Friday, August 16, 2013

GeoMIP Publishes First Results

The Geoengineering Model Intercomparison Project (GeoMIP), an international collaborative project designed to test the robustness of SRM modeling results across multiple climate models, has released results from its first round of simulations.  "Experiment G1" focused on a simple scenario in which results from a preindustrial control run were compared to results from a simulated quadrupling of CO2 concentration in the atmosphere; both runs were then compared to results from a geoengineering simulation in which top of atmosphere (TOA) radiative forcing is initially lowered by a maximum 0.1 W/m2 to mimic the effects of SRM.  These test parameters were run using twelve different global climate models to determine which results held relatively constant across multiple models, indicating theoretical agreement on the broad consequences of SRM deployment.

The main findings of G1 include:

  • Geoengineering can return high temperatures under global warming to preindustrial levels, with some regional variation.
  • Geoengineering can prevent Arctic sea ice loss under global warming.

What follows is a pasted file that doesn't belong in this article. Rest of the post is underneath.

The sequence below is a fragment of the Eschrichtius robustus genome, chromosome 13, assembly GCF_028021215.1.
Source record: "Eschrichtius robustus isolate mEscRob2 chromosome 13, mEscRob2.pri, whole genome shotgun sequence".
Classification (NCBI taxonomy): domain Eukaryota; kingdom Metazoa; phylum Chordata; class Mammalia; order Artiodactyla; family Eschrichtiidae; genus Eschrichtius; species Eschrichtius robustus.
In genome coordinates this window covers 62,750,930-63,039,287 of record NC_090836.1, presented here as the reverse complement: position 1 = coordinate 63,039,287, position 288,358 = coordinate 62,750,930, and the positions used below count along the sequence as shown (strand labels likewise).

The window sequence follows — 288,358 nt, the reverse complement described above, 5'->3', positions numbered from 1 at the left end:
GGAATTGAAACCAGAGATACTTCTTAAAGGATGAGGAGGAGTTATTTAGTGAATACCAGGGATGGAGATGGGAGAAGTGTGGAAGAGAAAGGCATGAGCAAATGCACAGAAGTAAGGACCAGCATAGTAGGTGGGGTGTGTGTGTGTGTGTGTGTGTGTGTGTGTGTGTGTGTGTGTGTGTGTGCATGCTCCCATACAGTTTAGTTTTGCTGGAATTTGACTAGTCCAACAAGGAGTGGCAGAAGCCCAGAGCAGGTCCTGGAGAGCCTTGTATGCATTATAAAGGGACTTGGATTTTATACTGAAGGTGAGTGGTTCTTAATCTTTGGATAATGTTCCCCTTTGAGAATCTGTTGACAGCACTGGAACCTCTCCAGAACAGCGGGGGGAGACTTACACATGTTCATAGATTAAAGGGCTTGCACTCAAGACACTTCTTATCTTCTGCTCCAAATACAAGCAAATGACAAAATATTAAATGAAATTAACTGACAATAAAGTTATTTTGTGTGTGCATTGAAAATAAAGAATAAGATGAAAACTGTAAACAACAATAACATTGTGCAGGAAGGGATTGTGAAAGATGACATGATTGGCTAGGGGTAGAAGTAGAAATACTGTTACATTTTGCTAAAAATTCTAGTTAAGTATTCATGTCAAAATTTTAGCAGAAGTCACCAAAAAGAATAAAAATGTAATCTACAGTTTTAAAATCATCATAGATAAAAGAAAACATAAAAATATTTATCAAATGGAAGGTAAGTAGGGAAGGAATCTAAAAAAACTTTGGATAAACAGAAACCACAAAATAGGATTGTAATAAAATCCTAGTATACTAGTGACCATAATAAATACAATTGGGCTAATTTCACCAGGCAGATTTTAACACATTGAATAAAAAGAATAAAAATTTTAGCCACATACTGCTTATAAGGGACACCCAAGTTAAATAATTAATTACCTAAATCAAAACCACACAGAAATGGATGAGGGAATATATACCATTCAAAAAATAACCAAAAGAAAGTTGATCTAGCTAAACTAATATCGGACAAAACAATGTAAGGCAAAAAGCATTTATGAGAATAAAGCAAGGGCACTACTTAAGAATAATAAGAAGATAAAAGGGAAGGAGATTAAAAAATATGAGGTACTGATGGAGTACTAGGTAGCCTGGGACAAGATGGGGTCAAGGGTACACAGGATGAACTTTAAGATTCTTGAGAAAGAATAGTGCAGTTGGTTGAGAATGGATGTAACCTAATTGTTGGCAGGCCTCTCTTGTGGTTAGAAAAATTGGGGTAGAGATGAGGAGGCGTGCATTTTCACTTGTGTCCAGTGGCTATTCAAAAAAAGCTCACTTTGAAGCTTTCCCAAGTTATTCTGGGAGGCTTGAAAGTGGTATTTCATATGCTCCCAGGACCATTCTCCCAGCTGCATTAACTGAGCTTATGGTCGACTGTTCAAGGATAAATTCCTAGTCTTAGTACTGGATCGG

• Precipitation in the tropics declines under geoengineering due to reduced atmospheric convection.
  • Plant growth increases in a geoengineered world as a result of the CO2 fertilization effect combined with reduced heat stress.
The authors conclude, "For most of the results presented in this study, changes in G1 [geoengineering simulation] relative to piControl [preindustrial control run] are substantially smaller than changes in abrupt4xCO2 [global warming simulation] relative to piControl" (p. 11).  While these scenarios are greatly simplified and highly idealized, comparison of modeling results provides first-order quantitative evidence of how a geoengineered world would look relative to a world experiencing significant climate change without SRM.

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